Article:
BOSTON – January 31, 2001 – Massachusetts General Hospital (MGH) researchers have identified a new – and surprising – mechanism by which breast cancer cells metastasize to the lymph nodes and lungs. By blocking this path, the researchers believe it may be possible to prevent the deadly spread of cancer cells from a primary tumor. The report from the MGH Cutaneous Biology Research Center (CBRC) appears in the February issue of Nature Medicine.
"We have identified a mechanism of breast cancer metastasis, I wouldn’t say it's the mechanism because there may be several others," says Michael Detmar, MD, a dermatologist and principal investigator in the CBRC. "But this is certainly a major molecular mechanism of how breast cancer metastasizes to the lymph nodes."
Although cancer cells are believed to enter the lymph nodes through the lymphatic system—a multipurpose tangle of vessels—little is known about how tumor cells get from the primary tumor into the lymphatic system. In the February issue of Nature Medicine, Detmar, Mihaela Skobe, PhD, a postdoctoral fellow, and their colleagues report that the tumor cells appear to be exiting the tumor through a home-grown system of lymphatic vessels—one expressly cultivated by the tumor.
What is surprising about the discovery is that lymphatic vessels were not thought to exist in tumors. Part of the problem, says Detmar, is that until recently there has been no effective means of visualizing lymphatic vessels.
Using a new method for imaging lymphatic vessels, he and Skobe observed networks of lymphatic vessels deep inside breast tumor masses grown in mice. Upon closer inspection, the vessels appeared to be carrying tumor cells.
Most striking, the number of lymphatic vessels inside the tumor appeared to be highly correlated with the number of metastatic cells in the lymph nodes and lungs, suggesting that the lymphatic vessels were providing a conduit for the flow of metastatic tumor cells.
This grim statistic, if true also in humans, could be turned to a cancer patient's benefit, says Detmar. "In the future, we may be able to determine the amount of lymphatic vessels in a breast cancer specimen obtained from a patient," he says. "And it may potentially allow us to predict whether a tumor has a high risk of metastasis or a low risk depending on the density of lymph vessels in the tissue," he says.
Scientists have known for some time that to grow, tumors must induce the growth of new blood vessels, a process called angiogenesis. While lymphatic vessels have been observed to grow and function on the outskirts of a tumor, no one has ever observed them to do so inside a tumor. Many assumed that the pressures inside a tumor were so great that they would crush the lymphatic vessels, which are more delicate than blood vessels.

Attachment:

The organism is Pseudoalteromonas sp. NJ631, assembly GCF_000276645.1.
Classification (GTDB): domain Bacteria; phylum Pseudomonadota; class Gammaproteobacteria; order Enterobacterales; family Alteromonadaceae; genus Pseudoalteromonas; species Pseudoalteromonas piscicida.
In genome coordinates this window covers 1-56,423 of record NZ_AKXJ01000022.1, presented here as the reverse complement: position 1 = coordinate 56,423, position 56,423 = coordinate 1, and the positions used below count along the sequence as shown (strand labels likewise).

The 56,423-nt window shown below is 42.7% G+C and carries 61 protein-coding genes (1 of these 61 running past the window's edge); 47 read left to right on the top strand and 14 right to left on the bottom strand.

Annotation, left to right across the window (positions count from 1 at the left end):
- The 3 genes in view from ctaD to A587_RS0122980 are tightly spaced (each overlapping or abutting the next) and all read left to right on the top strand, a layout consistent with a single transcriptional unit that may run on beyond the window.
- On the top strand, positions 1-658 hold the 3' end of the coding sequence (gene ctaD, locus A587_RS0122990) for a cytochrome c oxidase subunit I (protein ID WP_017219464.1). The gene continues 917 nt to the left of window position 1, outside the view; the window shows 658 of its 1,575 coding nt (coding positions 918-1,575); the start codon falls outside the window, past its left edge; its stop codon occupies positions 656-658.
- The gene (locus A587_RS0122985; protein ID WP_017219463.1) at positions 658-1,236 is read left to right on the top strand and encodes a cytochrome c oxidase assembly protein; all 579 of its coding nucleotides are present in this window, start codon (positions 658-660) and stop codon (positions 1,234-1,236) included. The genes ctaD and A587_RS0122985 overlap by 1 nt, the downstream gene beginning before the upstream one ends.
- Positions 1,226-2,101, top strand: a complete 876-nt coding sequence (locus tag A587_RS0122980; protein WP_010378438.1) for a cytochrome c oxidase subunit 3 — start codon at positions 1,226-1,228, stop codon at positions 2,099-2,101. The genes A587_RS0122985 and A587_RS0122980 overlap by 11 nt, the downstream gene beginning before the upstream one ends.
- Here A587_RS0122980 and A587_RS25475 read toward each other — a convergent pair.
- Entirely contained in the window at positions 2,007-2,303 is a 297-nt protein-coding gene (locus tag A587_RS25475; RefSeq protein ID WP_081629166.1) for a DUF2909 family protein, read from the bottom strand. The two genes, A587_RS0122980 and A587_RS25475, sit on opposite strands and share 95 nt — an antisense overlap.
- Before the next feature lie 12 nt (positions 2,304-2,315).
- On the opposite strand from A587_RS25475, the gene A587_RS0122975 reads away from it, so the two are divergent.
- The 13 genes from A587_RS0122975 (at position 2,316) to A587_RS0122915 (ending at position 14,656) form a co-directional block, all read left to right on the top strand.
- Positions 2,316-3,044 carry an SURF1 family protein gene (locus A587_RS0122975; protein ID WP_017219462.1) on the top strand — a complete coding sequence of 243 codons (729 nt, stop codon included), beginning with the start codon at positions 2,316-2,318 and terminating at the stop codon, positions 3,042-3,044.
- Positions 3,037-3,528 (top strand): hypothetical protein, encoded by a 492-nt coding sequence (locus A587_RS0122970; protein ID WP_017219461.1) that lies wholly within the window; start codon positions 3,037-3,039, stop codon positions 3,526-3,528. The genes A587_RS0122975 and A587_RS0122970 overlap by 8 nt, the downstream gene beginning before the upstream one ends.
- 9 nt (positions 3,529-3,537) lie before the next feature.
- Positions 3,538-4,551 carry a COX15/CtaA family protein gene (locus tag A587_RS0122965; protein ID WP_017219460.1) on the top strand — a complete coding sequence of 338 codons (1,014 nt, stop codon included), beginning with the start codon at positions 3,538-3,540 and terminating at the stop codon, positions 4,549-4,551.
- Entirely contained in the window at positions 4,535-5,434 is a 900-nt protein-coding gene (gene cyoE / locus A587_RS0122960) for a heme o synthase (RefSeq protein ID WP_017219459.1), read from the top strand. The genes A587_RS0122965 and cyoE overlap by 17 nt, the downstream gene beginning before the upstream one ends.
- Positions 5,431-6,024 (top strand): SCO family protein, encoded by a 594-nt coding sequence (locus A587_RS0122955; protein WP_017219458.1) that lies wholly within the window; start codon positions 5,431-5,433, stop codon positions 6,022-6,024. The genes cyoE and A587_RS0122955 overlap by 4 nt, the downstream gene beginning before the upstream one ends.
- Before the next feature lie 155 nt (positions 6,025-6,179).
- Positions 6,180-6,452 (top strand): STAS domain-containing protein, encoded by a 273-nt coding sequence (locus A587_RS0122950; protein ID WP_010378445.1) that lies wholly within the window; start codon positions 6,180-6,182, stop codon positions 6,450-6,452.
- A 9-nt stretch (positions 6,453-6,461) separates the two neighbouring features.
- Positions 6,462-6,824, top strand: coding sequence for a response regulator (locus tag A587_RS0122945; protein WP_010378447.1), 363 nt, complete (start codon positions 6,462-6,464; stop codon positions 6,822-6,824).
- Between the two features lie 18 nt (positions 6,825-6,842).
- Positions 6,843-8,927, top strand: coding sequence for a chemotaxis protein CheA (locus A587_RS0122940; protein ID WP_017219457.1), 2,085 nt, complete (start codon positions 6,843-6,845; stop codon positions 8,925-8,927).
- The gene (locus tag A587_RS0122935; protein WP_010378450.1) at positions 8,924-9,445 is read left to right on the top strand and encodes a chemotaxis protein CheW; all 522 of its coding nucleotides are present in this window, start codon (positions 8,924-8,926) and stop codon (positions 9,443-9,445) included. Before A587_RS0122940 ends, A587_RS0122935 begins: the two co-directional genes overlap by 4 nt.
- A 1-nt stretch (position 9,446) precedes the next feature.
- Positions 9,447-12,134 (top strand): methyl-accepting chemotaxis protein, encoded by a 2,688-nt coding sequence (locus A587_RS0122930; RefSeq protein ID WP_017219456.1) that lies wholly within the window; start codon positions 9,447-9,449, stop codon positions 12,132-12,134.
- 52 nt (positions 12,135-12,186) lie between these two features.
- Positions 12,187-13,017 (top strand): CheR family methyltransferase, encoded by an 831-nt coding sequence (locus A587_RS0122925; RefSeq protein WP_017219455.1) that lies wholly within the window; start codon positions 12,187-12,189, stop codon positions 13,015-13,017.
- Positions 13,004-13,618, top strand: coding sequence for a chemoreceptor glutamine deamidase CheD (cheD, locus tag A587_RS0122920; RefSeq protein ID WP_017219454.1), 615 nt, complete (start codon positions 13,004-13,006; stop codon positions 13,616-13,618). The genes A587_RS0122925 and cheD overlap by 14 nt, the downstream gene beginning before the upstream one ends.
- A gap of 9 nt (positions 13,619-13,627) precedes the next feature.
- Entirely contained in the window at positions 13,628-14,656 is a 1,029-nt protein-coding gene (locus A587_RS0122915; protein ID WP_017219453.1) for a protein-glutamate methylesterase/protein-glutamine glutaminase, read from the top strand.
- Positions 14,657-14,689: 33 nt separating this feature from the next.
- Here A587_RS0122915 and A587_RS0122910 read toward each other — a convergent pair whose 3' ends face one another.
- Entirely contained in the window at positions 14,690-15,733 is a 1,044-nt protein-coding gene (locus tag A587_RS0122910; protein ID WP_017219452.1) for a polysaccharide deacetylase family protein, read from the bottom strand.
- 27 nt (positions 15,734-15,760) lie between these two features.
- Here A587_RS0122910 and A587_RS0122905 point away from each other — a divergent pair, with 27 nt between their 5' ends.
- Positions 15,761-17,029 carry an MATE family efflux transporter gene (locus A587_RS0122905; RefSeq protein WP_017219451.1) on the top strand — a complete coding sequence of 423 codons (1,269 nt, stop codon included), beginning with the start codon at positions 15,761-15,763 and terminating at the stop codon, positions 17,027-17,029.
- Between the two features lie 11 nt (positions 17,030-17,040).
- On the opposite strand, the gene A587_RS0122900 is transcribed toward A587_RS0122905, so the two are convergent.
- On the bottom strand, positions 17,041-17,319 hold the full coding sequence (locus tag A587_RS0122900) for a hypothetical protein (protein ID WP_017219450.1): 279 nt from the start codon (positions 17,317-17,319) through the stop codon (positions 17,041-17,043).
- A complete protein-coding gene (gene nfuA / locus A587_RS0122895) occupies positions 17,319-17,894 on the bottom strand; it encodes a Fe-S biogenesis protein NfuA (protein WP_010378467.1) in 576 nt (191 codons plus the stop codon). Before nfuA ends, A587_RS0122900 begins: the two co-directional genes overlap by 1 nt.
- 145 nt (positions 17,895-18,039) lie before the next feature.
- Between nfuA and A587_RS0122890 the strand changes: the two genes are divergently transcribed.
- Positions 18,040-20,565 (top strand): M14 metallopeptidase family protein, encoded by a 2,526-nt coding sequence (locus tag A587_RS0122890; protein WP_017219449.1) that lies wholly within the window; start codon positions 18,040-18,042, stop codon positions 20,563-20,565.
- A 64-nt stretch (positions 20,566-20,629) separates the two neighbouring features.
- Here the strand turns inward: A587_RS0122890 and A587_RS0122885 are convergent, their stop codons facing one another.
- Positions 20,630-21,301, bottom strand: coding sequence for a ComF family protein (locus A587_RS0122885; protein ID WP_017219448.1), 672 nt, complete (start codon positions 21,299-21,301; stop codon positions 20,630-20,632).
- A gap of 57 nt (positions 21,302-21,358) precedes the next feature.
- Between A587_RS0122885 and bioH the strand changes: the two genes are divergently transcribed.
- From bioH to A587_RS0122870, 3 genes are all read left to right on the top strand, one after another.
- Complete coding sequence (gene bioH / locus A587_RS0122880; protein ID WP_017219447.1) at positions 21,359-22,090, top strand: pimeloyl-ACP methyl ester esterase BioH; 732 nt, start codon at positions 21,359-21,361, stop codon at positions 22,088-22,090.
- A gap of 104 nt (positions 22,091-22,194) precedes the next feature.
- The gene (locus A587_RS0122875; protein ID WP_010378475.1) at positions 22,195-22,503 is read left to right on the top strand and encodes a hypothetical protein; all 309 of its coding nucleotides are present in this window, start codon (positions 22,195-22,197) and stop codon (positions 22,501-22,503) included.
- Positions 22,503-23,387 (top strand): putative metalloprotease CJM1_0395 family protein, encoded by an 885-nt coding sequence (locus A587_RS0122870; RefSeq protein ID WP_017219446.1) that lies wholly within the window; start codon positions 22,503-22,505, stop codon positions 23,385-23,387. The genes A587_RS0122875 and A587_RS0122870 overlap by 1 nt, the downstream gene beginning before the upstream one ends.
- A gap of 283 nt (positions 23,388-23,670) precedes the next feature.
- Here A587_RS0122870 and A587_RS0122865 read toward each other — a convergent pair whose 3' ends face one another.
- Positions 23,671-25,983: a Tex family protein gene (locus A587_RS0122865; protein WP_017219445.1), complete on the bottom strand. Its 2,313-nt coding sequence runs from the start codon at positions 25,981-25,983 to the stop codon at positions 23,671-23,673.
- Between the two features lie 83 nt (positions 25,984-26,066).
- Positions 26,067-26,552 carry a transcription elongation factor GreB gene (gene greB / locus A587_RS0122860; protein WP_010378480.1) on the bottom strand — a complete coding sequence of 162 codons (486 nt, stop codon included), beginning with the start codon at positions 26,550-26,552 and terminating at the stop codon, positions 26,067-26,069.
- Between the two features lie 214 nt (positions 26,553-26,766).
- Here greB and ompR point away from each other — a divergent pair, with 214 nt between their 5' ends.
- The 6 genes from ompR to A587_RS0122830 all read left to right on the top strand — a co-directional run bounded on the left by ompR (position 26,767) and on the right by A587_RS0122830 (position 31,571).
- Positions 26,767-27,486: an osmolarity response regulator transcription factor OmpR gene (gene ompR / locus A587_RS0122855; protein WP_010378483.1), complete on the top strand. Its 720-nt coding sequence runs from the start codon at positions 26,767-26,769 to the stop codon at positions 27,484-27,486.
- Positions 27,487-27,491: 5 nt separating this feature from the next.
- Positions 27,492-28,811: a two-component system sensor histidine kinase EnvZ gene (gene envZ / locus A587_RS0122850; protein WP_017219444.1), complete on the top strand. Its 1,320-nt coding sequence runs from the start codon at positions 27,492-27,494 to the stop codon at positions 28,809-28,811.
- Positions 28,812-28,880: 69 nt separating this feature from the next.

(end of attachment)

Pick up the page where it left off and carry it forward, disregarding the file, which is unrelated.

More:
"The role of the lymphatic vessels in the tumor has been controversial, disputed or negated," Detmar says. "In fact, the dogma was that tumors do not have functioning lymphatic vessels."
To study the role of lymphatic vessels, he and Skobe implanted human breast cancer cells—each equipped with the genetic equivalent of a green fluorescent flare—into the mammary pads of mice. In half of the mice, the fluorescing cancer cells were additionally programmed to produce an excess of a protein, called VEGF-C, known to trigger lymphatic vessel growth. The tumors were allowed to grow for 12 weeks.
Using a newly discovered lymphatic vessel marker, called LYVE-1, the researchers looked for signs of new vessel growth in the tumors. While both sets of mice exhibited lymphatic growth at the periphery of their tumors, mice carrying the souped-up VEGF-C gene exhibited a massive invasion of lymphatic vessels deep inside their
tumors. The vessels were unusually large and contained tumor cells. Intriguingly, some of the vessels appeared to hook up with those surrounding the tumor, as though forming a highway leading out of the tumor.
Suspecting that the tumor cells might be using the lymphatic highways to metastasize, the researchers examined the lymph nodes and lungs — two common destinations for metastasizing breast cancer cells. Sure enough the VEGF-C-expressing mice exhibited a much higher incidence of lymph node metastasis. Even the lungs exhibited a greater influx of tumor cells—and the influx was proportional to the number of lymphatic vessels in the primary tumor.
"What this suggests is that the lung metastases may also have occurred through the lymphatic system—they may be going to the lymph nodes and spreading from there," says Detmar.
He and Skobe plan to look at different tumors such as prostate and colon cancers to see how much VEGF-C they produce and whether VEGF-C levels are correlated with lymphatic vessels in the tumors. A better understanding of how VEGF-C triggers the growth of lymphatic vessels could lead to new approaches to treating and preventing cancer metastasis, says Detmar.
"This could provide a new target for therapy," he says. "By blocking the interaction of VEGF-C with its receptor on the lymphatic system we may be able to block metastasis from occurring."
The Massachusetts General Hospital, established in 1811, is the original and largest teaching hospital of Harvard Medical School. The MGH conducts the largest hospital-based research program in the United States, with an annual research budget of more than $200 million and major research centers in AIDS, the neurosciences, cardiovascular research, cancer, cutaneous biology, transplantation biology and photo-medicine. In 1994, the MGH joined with Brigham and Women’s Hospital to form Partners HealthCare System, an integrated health care delivery system comprising the two academic medical centers, specialty and community hospitals, a network of physician groups and nonacute and home health services.
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